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“It’s Chris’s shop that I also use,” says Meryl Phillips describing the 20’ x 20’ garage work space that she and her boyfriend Chris Miller share in Oakland, CA. Meryl and Chris have been going out for seven years and renovating their house for four. On the Picardy Project blog, Meryl documents every change she and Chris are making to the c. 1926 Storybook house, and almost every project requires some maneuvering through their well-equipped garage.
It wasn’t always a nice place to work. In fact, when they moved into the house in 2009, the garage was in precarious condition. They attempted to repair it themselves but soon realized the problem was over their heads. “We love DIY,” says Meryl, “but it’s important to understand what is out of one’s range.” Professional engineers came to fortify the structure, and $7,000 later (this reflects a reduced rate since Meryl and Chris pitched in and helped), the romantic renovators had a sturdy, plumb, earthquake-proof and re-roofed space.
Now structurally sound, the work space is stocked and organized. It isn’t heated, because it never gets that cold in Oakland, but it is wired, so the couple can work at night and listen to their favorite NPR podcasts, such as “Wait, Wait Don’t Tell Me.” Since Chris and Meryl both work day jobs, renovation projects happen after hours, weekends, and during vacations. Meryl, who minds the replay machine among other duties for the Oakland A’s, is most productive in the winter, when baseball season is over.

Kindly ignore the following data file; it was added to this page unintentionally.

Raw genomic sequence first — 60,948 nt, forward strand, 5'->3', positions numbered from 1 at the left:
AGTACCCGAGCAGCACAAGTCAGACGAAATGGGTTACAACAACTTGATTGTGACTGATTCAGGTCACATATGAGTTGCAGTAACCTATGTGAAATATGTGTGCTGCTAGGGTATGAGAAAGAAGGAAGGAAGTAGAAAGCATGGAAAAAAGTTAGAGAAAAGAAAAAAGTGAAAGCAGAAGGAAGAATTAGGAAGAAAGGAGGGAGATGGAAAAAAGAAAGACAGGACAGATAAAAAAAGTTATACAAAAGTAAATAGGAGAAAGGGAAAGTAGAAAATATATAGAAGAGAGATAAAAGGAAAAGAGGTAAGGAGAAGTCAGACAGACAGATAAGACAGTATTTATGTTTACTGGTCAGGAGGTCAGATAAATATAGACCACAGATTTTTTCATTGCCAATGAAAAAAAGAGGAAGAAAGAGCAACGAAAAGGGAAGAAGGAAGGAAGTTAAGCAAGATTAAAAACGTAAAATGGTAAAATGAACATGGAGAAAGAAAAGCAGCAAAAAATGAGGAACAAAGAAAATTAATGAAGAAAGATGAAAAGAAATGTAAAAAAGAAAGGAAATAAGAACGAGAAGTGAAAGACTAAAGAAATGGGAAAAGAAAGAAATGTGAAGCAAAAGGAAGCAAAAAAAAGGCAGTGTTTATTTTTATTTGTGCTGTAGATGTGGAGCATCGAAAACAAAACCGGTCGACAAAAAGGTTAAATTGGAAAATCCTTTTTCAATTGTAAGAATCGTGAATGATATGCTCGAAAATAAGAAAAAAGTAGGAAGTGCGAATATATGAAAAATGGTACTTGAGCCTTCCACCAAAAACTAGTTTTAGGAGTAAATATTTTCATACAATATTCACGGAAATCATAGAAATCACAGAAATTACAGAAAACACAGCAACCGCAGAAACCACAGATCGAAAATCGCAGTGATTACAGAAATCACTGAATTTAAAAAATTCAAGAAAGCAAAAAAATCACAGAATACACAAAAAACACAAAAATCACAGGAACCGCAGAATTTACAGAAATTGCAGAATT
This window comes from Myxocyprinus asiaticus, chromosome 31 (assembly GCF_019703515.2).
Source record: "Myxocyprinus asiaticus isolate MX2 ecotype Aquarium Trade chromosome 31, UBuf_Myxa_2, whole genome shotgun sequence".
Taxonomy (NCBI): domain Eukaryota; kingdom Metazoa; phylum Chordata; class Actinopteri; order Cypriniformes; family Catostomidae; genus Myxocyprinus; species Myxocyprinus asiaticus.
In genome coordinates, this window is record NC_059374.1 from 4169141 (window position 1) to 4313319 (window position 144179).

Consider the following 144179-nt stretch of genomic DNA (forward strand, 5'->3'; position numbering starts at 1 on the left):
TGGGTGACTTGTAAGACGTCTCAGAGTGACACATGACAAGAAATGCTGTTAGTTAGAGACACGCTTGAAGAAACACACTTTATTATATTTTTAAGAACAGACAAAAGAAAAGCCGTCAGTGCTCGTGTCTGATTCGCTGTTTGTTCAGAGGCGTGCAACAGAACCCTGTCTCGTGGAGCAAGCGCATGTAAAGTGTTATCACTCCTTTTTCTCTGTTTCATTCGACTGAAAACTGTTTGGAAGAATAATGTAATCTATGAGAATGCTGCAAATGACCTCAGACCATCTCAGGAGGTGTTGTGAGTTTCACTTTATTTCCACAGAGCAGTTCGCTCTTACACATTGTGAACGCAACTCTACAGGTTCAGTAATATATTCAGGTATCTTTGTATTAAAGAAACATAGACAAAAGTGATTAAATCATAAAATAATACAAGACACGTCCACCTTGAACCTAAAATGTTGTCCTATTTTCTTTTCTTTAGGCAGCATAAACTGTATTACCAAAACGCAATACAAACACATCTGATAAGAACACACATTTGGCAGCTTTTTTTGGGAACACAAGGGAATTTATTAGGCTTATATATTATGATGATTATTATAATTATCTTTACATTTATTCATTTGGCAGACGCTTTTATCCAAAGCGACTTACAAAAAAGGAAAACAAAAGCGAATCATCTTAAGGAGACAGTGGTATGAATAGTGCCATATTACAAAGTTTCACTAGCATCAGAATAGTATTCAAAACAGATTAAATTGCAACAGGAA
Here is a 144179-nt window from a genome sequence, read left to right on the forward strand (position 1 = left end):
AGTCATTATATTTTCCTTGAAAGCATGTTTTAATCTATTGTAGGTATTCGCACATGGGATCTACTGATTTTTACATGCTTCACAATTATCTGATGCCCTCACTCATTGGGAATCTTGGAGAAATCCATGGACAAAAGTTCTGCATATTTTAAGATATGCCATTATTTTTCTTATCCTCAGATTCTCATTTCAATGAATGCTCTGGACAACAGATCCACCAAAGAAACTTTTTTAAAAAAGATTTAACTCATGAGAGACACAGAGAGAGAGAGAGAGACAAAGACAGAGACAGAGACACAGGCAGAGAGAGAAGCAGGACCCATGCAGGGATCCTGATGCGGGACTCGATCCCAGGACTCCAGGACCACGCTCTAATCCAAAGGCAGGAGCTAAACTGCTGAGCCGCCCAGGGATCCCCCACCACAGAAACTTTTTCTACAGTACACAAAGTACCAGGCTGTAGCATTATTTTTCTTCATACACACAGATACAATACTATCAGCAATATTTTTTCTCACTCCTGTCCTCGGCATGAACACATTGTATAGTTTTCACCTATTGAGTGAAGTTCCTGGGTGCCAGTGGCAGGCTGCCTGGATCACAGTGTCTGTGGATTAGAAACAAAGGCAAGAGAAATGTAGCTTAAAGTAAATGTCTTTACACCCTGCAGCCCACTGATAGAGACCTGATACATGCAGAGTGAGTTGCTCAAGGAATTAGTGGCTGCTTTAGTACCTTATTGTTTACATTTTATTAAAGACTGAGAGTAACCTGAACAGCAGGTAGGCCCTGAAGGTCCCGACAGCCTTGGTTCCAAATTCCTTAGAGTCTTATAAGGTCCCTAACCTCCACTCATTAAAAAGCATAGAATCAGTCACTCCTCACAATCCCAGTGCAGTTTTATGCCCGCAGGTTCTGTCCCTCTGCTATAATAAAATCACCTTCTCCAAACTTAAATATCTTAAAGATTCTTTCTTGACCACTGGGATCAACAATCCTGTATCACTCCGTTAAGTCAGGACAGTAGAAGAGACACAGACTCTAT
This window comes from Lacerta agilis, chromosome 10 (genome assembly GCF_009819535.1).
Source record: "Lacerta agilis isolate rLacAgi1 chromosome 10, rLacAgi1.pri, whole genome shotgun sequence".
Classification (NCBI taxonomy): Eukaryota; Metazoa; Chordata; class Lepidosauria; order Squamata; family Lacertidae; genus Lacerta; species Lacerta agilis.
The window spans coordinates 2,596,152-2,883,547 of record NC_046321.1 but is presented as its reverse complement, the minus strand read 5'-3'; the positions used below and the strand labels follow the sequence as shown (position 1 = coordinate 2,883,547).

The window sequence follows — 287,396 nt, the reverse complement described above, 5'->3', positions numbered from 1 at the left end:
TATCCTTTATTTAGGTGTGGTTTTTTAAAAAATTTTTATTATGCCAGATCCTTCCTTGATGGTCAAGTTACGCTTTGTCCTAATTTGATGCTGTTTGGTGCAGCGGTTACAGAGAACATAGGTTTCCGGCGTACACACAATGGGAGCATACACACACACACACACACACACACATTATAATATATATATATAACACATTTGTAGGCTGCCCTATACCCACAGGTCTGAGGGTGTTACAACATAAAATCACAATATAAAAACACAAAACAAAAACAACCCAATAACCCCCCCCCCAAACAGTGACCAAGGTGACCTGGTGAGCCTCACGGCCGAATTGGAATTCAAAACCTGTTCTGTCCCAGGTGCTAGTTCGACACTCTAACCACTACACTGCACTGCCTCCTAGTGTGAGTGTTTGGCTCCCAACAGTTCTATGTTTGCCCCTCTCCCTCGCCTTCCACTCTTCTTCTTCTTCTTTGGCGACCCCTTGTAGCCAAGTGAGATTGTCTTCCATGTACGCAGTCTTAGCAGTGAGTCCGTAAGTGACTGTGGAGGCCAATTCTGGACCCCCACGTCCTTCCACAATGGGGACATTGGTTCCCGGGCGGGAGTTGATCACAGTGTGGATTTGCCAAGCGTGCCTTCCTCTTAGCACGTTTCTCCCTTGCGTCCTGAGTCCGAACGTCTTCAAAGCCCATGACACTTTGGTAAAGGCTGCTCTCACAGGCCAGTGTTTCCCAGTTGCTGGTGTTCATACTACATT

Meryl and Chris DIY-ed their workshop, outfitting the 400-square-foot, sawdust-covered space with hanging lumber storage, a pegboard wall, and plenty of shelves and usable surfaces. The most unique part of their storage system is a wall unit made from repurposed wooden wine boxes. Chalkboard labels on the front of each box ensure that every hand tool and paintbrush goes back in its proper place.
“We have learned the value of having the right tools,” says Chris, who has been collecting the necessary implements for renovation. For large projects (rebuilding a corner of the house) to smaller projects (hanging window treatments), the renovators are equipped with every saw and drill imaginable.
Chris’s table saw takes center stage. It is the only power tool that makes Meryl uncomfortable. She says, “All those safety warnings just freak me out that my hair is going to get caught or something.”
Meryl prefers miter and radial saws. Her dad showed her how to use the latter early on. He is the one who introduced her to the wonderful world of home improvement. She tells of his messy and disorganized workshop and how she feels compelled to organize it for him, but has refrained, since he insists he knows where everything is.
Chris helped his mom with things around the house and remembers watching endless episodes of “This Old House” when he was younger. He has always liked figuring things out and signed up for classes in carpentry and electric at the community college, worked in a paint store and tile center, and reads extensively on the subject. He subscribes to Fine Home Building and Family Handyman and recommends Michael Litchfield’s Renovation for any DIYer’s library.
Meryl and Chris met innocently in a record store and have chosen to plunge into the dirty world of DIY together. Recently back from their Renovation Road Trip, Meryl explains their secret to not breaking up: They know what each other’s strengths and weaknesses are and work accordingly.
While Meryl favors the design end, Chris likes building it and figuring it out. She says, “The biggest thing is relinquishing control when you know you’re not the one who knows more. Chris might roll his eyes at a design idea I have, he’ll raise concern…but in the end he knows I’ve got a clear vision… and then he’ll realize that I was right.” A sense of humor, of course, is always a good thing too.